Lactose intolerance is not dangerous, symptoms can be distressing and include nausea, cramps and diarrhea. Find out what foods contain a high amount of lactose.

What is lactose intolerance?

Lactose intolerance is the inability to digest lactose, the sugar primarily found in milk and dairy products. It is caused by a shortage of lactase in the body, an enzyme produced by the small intestine that is needed to digest lactose. While lactose intolerance is not dangerous, its symptoms can be distressing.

Who is affected by lactose intolerance?

For most people, lactose intolerance develops over time as the body produces less lactase.

It is estimated that 36% of Americans and 68% of the world population have some degree of lactose intolerance. Lactose intolerance affects people from certain ethnic populations and races—such as Latin Americans, African-Americans, Native Americans, Asians, East Europeans and Middle Easterners—more than others.

What causes lactose intolerance?

Both children and adults can have lactose intolerance. Here are some common causes of this condition:

  • Lactose intolerance often runs in families (hereditary). In these cases, over time a person’s body may make less of the lactase enzyme. Symptoms may start during the teen or adult years.
  • In some cases, the small intestine stops making lactase after an injury or after a disease or infection.  
  • Some babies born too early (premature babies) may not be able to make enough lactase. This is often a short-term problem that goes away.
  • In very rare cases, people are born with an inability to make any lactase at all.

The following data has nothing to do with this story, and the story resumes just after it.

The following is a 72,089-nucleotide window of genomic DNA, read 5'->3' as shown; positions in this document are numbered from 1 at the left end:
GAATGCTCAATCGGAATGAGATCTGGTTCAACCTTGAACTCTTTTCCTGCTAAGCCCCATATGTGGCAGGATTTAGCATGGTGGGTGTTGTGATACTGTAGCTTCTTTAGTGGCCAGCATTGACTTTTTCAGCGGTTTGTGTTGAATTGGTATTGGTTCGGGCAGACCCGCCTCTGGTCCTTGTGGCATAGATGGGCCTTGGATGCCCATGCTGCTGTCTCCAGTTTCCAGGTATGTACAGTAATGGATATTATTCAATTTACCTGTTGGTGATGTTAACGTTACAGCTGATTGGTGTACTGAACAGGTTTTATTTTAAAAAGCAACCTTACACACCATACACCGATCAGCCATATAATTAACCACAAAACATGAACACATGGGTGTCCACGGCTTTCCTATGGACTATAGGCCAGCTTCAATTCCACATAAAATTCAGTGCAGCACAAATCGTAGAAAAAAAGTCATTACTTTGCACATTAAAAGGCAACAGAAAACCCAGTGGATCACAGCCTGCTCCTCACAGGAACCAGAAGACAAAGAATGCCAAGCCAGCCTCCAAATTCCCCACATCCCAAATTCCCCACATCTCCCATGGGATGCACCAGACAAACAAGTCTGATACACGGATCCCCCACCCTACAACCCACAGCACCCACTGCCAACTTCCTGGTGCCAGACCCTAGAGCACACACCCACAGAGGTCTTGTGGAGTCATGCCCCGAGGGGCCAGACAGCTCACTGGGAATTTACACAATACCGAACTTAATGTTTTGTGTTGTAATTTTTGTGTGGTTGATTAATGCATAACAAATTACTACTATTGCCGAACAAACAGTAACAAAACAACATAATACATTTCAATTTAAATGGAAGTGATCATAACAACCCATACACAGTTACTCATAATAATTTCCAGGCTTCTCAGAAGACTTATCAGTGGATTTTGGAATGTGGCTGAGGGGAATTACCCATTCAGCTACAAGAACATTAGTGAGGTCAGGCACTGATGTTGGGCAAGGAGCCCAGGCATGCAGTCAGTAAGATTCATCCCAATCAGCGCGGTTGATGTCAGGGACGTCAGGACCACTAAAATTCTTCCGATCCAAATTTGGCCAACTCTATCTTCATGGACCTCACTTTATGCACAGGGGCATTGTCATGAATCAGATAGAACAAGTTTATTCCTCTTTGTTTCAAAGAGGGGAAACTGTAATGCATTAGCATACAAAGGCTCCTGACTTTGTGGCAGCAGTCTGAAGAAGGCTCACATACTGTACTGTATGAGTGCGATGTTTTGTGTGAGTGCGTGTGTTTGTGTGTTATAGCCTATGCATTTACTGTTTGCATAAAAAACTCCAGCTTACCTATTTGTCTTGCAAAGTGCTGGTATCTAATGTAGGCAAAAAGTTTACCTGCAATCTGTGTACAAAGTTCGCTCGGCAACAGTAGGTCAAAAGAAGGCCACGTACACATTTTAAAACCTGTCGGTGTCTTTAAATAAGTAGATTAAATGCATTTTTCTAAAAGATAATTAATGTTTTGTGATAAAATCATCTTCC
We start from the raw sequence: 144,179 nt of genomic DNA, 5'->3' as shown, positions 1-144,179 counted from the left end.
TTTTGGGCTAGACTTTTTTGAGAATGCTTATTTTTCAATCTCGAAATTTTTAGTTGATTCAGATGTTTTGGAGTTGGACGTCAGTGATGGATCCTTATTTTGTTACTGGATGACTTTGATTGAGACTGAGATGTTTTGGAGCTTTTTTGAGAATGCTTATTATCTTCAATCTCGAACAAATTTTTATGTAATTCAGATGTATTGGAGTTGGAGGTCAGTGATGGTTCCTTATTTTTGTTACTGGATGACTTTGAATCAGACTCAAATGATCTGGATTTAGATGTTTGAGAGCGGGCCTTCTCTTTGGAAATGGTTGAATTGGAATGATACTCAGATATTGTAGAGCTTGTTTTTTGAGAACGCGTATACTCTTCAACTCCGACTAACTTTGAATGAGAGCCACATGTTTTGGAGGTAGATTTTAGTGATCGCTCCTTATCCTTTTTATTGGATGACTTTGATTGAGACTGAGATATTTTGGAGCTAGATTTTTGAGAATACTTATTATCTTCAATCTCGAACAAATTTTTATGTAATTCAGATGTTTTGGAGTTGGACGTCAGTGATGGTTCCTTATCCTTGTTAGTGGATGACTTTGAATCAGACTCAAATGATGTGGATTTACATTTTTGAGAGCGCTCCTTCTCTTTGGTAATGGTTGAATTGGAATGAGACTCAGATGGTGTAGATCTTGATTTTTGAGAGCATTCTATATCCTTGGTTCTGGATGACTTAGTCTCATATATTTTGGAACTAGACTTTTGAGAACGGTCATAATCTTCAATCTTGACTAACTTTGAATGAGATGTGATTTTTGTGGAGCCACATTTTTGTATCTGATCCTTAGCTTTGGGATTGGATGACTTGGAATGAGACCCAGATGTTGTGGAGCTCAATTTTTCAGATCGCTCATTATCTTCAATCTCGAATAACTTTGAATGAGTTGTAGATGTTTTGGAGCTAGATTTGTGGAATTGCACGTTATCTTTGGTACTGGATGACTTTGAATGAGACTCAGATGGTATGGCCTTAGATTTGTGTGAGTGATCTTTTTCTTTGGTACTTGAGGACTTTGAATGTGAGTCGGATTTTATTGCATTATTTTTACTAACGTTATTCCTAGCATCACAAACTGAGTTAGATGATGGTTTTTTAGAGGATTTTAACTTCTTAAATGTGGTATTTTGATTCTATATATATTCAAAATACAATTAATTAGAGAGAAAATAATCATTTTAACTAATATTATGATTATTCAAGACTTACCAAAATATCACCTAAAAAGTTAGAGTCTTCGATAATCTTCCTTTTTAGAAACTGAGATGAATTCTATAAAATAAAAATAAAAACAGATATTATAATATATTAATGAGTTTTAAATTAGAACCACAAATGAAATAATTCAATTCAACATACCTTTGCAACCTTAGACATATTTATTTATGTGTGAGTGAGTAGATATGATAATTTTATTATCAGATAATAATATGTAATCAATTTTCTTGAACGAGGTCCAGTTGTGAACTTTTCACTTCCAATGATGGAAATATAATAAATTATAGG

What are the symptoms of lactose intolerance?

Each person’s symptoms may vary. Symptoms often start about 30 minutes to 2 hours after you have food or drinks that have lactose.

Symptoms may include:

How severe your symptoms are will depend on how much lactose you have ingested and how much lactase your body makes.

The symptoms of lactose intolerance may look like those of other health problems. Always see your healthcare provider to be sure.

How is lactose intolerance diagnosed?

Your healthcare provider will talk to you about your past health and family history. He or she will give you a physical exam.

You may be asked not to have any milk or milk products for a short time to see if your symptoms get better.

Some tests can help your doctor check for lactose intolerance. These may include:

  • Lactose tolerance test. This test checks how your digestive system absorbs lactose. You will be asked not to eat or drink anything for about 8 hours before the test. This often means not eating after midnight. For the test, you will drink a liquid that contains lactose. Some blood samples will be taken over a 2-hour period. These will check your blood sugar (blood glucose) level. If your blood sugar levels don’t rise, you may be lactose intolerant.
  • Hydrogen breath test. You will drink a liquid containing a lot of lactose. Your breath will be checked several times. High levels of hydrogen in your breath may mean you are lactose intolerant.
  • Stool acidity test. This test is used for infants and young children. It checks how much acid is in the stool. If someone is not digesting lactose, their stool will have lactic acid, glucose, and other fatty acids.